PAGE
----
Actors in the book chain in the digital age: in order to identify ways of developing digital books in France while preserving the book value chain and the editorial diversity of French publishing, the Centre d'analyse stratégique, in partnership with the Centre national du livre, has produced a series of 3 analysis notes accompanied by proposals, each focusing on one of the actors in the book chain: authors and publishers (I), bookshops (II), public libraries (III). The contents are as follows.
I - Authors and publishers / The upheaval in the book chain
Contours and advantages of the digital book
The digital book does not point to a single reality. It can be a text that is identical in every way to that of a printed book that can be read using a dedicated device (tablet or reader). This so-called "homothetic" book differs from the "enriched" book, which includes sounds, videos or animations that show and hear multimedia content that goes far beyond the realm of the written word.
This homothetic book is currently the most widespread form of digital book. The text read on a tablet or reading machine is similar to that printed on paper. However, this new medium includes features that offer a more personalized and interactive reading experience. For example, readers can choose font size and colour, underline passages, insert bookmarks and also tell their friends about excerpts or share them via social networks such as Facebook or Twitter. Numerical indexing also makes it possible to find specific elements very quickly: relevant pages, names, quotations, etc.
Why not enjoy unlimited reading of UP'? Subscribe from €1.90 per week.
The other undeniable advantage is the space and weight savings offered by a reading light or a shelf that can hold 1,200 or 1,500 book files. This is a significant advantage for both avid readers, researchers and children whose binders full of textbooks often weigh too much.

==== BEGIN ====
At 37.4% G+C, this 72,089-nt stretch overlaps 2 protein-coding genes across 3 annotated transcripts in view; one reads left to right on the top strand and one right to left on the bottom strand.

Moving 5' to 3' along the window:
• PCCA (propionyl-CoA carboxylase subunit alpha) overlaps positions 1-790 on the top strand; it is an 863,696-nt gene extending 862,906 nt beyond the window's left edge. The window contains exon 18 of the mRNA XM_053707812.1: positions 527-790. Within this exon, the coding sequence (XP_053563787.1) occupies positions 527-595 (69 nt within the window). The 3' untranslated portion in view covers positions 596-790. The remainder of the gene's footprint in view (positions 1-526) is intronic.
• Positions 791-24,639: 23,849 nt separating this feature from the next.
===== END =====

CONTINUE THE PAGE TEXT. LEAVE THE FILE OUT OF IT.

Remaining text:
The disruption of the editorial chain by digital technology
Traditionally, i.e. as long as the book existed only in printed form, the author of a text could only be published through a publisher, unless he was his own publisher, which was an exceptional case. The printed book is therefore the structuring element of an editorial chain involving the author, the publisher, the distributor, the diffuser and the bookseller.
This chain has a particularly high degree of integration in France. Whereas in other comparable countries the publisher and the distributor are two very distinct players, the main French publishing houses have developed their own distribution channels, following the example of the Sodis belonging to Gallimard or from Volumen in the case of the group La Martinière. By controlling the distribution process, French publishers have given themselves the means to generate higher margins than with their publishing activity alone.
Today, the integration of distribution remains one of the main sources of the economic health of French publishers, but also of the diversity of the editorial offer. Thanks to revenues from distribution, publishers of general literature can continue to publish texts whose literary, intellectual or artistic interest cannot be judged in proportion to the sales made.